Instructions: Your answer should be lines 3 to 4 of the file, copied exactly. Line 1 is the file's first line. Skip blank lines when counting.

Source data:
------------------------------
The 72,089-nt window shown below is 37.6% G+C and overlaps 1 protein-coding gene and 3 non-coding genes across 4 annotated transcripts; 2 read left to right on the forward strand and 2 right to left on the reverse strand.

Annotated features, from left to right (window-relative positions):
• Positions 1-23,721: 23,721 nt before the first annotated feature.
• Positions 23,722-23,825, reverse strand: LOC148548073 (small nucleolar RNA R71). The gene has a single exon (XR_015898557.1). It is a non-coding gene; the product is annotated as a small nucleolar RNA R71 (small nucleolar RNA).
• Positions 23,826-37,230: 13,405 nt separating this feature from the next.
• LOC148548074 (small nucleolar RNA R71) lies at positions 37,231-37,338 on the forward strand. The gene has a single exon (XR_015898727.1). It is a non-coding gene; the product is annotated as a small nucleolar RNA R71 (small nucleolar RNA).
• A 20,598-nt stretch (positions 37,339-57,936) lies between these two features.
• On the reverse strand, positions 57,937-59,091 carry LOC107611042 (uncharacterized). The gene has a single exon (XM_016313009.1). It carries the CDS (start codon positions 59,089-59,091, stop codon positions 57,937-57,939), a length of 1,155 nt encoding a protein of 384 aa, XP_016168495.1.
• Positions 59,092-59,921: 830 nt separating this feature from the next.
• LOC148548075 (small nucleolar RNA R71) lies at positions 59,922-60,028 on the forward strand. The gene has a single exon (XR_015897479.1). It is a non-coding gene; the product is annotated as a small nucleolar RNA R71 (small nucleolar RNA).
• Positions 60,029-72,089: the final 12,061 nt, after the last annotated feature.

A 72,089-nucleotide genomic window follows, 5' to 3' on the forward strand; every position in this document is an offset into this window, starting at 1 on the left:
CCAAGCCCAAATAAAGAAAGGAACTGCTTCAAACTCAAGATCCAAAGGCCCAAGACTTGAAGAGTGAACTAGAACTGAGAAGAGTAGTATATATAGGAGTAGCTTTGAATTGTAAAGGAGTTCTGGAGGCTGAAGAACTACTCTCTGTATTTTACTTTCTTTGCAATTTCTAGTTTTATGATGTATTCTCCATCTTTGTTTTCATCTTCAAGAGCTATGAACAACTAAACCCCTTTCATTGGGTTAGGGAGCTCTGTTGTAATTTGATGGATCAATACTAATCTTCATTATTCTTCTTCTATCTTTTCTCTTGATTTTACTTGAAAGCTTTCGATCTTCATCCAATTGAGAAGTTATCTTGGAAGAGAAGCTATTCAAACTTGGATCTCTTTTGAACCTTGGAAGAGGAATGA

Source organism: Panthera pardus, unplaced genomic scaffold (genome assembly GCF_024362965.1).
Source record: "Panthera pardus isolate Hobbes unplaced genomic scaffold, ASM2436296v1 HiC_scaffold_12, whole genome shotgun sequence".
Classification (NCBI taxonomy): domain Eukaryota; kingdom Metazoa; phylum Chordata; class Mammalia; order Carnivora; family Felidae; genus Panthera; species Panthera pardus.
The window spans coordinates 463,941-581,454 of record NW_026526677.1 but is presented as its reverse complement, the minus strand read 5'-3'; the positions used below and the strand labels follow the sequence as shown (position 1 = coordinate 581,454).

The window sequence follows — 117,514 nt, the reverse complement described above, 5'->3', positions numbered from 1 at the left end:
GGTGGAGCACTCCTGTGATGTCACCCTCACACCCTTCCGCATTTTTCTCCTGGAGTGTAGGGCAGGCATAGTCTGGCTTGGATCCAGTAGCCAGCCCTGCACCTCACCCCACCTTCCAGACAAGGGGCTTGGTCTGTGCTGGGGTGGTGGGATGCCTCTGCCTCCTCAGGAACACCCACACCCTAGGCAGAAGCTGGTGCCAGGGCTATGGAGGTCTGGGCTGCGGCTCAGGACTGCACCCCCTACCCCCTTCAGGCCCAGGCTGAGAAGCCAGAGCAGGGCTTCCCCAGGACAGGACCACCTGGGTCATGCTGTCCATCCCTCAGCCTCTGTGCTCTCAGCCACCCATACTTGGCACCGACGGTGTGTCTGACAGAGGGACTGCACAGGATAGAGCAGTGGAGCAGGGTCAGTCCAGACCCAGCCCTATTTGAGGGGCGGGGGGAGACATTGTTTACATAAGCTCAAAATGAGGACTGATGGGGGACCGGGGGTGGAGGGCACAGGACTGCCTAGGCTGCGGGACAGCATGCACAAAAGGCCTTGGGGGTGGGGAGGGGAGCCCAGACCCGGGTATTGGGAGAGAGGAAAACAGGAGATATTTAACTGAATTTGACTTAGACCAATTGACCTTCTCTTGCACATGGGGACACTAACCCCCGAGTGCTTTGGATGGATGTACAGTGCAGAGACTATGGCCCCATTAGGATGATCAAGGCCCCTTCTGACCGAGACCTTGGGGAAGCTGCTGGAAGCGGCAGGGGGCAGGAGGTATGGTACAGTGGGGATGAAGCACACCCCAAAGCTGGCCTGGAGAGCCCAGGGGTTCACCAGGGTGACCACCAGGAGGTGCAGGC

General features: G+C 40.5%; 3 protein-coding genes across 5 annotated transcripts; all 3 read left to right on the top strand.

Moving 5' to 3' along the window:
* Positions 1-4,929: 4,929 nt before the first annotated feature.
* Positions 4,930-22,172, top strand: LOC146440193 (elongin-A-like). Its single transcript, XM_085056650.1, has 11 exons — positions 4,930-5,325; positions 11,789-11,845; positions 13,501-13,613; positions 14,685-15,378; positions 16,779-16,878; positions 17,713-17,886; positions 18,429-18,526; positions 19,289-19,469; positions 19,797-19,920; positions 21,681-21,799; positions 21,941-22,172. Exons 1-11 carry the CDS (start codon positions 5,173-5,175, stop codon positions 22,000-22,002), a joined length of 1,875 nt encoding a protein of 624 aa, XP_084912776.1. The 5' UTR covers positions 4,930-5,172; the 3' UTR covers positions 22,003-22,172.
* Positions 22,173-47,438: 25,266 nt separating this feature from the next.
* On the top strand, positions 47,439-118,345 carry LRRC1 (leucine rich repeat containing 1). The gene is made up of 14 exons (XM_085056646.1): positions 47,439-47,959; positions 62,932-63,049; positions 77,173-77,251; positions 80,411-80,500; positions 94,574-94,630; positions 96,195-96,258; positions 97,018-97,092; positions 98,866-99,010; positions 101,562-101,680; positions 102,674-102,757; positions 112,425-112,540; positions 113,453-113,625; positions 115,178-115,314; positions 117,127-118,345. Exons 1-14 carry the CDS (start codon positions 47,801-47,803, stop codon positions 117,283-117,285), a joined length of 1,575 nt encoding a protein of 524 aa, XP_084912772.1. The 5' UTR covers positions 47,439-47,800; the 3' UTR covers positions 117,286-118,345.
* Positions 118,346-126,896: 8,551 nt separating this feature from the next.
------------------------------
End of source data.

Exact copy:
• Positions 1-23,721: 23,721 nt before the first annotated feature.
• Positions 23,722-23,825, reverse strand: LOC148548073 (small nucleolar RNA R71). The gene has a single exon (XR_015898557.1). It is a non-coding gene; the product is annotated as a small nucleolar RNA R71 (small nucleolar RNA).